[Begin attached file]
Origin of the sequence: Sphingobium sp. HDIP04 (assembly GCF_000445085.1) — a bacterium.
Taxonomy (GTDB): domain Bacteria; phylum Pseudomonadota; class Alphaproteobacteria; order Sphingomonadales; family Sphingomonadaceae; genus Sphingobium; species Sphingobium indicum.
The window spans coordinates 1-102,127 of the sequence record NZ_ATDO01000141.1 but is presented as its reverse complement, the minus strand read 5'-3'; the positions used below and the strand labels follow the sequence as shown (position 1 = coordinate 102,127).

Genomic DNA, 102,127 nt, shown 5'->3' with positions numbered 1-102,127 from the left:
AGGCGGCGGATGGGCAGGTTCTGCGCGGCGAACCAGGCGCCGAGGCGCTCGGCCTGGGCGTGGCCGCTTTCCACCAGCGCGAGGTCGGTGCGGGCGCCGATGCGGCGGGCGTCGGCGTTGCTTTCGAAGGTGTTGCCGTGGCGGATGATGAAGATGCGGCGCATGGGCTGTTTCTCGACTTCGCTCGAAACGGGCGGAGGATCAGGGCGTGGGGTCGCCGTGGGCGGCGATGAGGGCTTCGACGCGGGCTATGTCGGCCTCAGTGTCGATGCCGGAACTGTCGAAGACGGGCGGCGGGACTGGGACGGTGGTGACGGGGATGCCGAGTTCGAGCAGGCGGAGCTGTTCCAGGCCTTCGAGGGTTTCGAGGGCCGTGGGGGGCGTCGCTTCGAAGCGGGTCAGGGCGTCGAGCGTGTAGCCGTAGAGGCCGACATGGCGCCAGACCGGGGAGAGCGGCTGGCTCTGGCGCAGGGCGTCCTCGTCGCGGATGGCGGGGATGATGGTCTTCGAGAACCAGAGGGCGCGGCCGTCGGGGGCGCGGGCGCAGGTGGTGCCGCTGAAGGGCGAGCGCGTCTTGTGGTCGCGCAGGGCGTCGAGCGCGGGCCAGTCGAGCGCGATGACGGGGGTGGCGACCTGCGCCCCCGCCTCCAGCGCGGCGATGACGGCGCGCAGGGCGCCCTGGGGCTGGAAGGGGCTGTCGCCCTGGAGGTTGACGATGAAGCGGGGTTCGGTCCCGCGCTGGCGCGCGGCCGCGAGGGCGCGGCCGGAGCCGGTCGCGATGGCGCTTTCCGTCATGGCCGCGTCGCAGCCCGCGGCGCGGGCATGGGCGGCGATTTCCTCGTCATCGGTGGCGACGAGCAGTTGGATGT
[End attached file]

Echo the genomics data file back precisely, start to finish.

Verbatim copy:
Origin of the sequence: Sphingobium sp. HDIP04 (assembly GCF_000445085.1) — a bacterium.
Taxonomy (GTDB): domain Bacteria; phylum Pseudomonadota; class Alphaproteobacteria; order Sphingomonadales; family Sphingomonadaceae; genus Sphingobium; species Sphingobium indicum.
The window spans coordinates 1-102,127 of the sequence record NZ_ATDO01000141.1 but is presented as its reverse complement, the minus strand read 5'-3'; the positions used below and the strand labels follow the sequence as shown (position 1 = coordinate 102,127).

Genomic DNA, 102,127 nt, shown 5'->3' with positions numbered 1-102,127 from the left:
AGGCGGCGGATGGGCAGGTTCTGCGCGGCGAACCAGGCGCCGAGGCGCTCGGCCTGGGCGTGGCCGCTTTCCACCAGCGCGAGGTCGGTGCGGGCGCCGATGCGGCGGGCGTCGGCGTTGCTTTCGAAGGTGTTGCCGTGGCGGATGATGAAGATGCGGCGCATGGGCTGTTTCTCGACTTCGCTCGAAACGGGCGGAGGATCAGGGCGTGGGGTCGCCGTGGGCGGCGATGAGGGCTTCGACGCGGGCTATGTCGGCCTCAGTGTCGATGCCGGAACTGTCGAAGACGGGCGGCGGGACTGGGACGGTGGTGACGGGGATGCCGAGTTCGAGCAGGCGGAGCTGTTCCAGGCCTTCGAGGGTTTCGAGGGCCGTGGGGGGCGTCGCTTCGAAGCGGGTCAGGGCGTCGAGCGTGTAGCCGTAGAGGCCGACATGGCGCCAGACCGGGGAGAGCGGCTGGCTCTGGCGCAGGGCGTCCTCGTCGCGGATGGCGGGGATGATGGTCTTCGAGAACCAGAGGGCGCGGCCGTCGGGGGCGCGGGCGCAGGTGGTGCCGCTGAAGGGCGAGCGCGTCTTGTGGTCGCGCAGGGCGTCGAGCGCGGGCCAGTCGAGCGCGATGACGGGGGTGGCGACCTGCGCCCCCGCCTCCAGCGCGGCGATGACGGCGCGCAGGGCGCCCTGGGGCTGGAAGGGGCTGTCGCCCTGGAGGTTGACGATGAAGCGGGGTTCGGTCCCGCGCTGGCGCGCGGCCGCGAGGGCGCGGCCGGAGCCGGTCGCGATGGCGCTTTCCGTCATGGCCGCGTCGCAGCCCGCGGCGCGGGCATGGGCGGCGATTTCCTCGTCATCGGTGGCGACGAGCAGTTGGATGT